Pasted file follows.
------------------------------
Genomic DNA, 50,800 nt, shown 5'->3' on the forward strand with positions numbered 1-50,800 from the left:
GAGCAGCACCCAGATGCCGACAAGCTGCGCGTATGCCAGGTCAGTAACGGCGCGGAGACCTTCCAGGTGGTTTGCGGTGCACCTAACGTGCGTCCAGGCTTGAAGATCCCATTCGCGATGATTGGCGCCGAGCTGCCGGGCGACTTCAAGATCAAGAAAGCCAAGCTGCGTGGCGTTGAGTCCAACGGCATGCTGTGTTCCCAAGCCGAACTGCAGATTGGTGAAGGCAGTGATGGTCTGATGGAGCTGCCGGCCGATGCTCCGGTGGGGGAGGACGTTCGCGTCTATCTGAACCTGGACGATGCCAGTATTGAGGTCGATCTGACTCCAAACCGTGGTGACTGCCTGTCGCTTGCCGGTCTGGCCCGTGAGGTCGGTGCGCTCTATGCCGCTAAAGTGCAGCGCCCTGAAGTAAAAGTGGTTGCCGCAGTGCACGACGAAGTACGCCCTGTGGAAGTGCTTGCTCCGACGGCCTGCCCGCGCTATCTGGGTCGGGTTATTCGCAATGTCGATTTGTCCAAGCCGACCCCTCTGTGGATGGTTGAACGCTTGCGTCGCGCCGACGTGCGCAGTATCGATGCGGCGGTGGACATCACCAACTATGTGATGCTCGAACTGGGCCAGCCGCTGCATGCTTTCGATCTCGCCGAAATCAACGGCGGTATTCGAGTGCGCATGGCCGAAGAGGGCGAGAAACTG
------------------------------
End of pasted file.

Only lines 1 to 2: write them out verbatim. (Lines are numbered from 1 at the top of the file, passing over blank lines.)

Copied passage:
Genomic DNA, 50,800 nt, shown 5'->3' on the forward strand with positions numbered 1-50,800 from the left:
GAGCAGCACCCAGATGCCGACAAGCTGCGCGTATGCCAGGTCAGTAACGGCGCGGAGACCTTCCAGGTGGTTTGCGGTGCACCTAACGTGCGTCCAGGCTTGAAGATCCCATTCGCGATGATTGGCGCCGAGCTGCCGGGCGACTTCAAGATCAAGAAAGCCAAGCTGCGTGGCGTTGAGTCCAACGGCATGCTGTGTTCCCAAGCCGAACTGCAGATTGGTGAAGGCAGTGATGGTCTGATGGAGCTGCCGGCCGATGCTCCGGTGGGGGAGGACGTTCGCGTCTATCTGAACCTGGACGATGCCAGTATTGAGGTCGATCTGACTCCAAACCGTGGTGACTGCCTGTCGCTTGCCGGTCTGGCCCGTGAGGTCGGTGCGCTCTATGCCGCTAAAGTGCAGCGCCCTGAAGTAAAAGTGGTTGCCGCAGTGCACGACGAAGTACGCCCTGTGGAAGTGCTTGCTCCGACGGCCTGCCCGCGCTATCTGGGTCGGGTTATTCGCAATGTCGATTTGTCCAAGCCGACCCCTCTGTGGATGGTTGAACGCTTGCGTCGCGCCGACGTGCGCAGTATCGATGCGGCGGTGGACATCACCAACTATGTGATGCTCGAACTGGGCCAGCCGCTGCATGCTTTCGATCTCGCCGAAATCAACGGCGGTATTCGAGTGCGCATGGCCGAAGAGGGCGAGAAACTG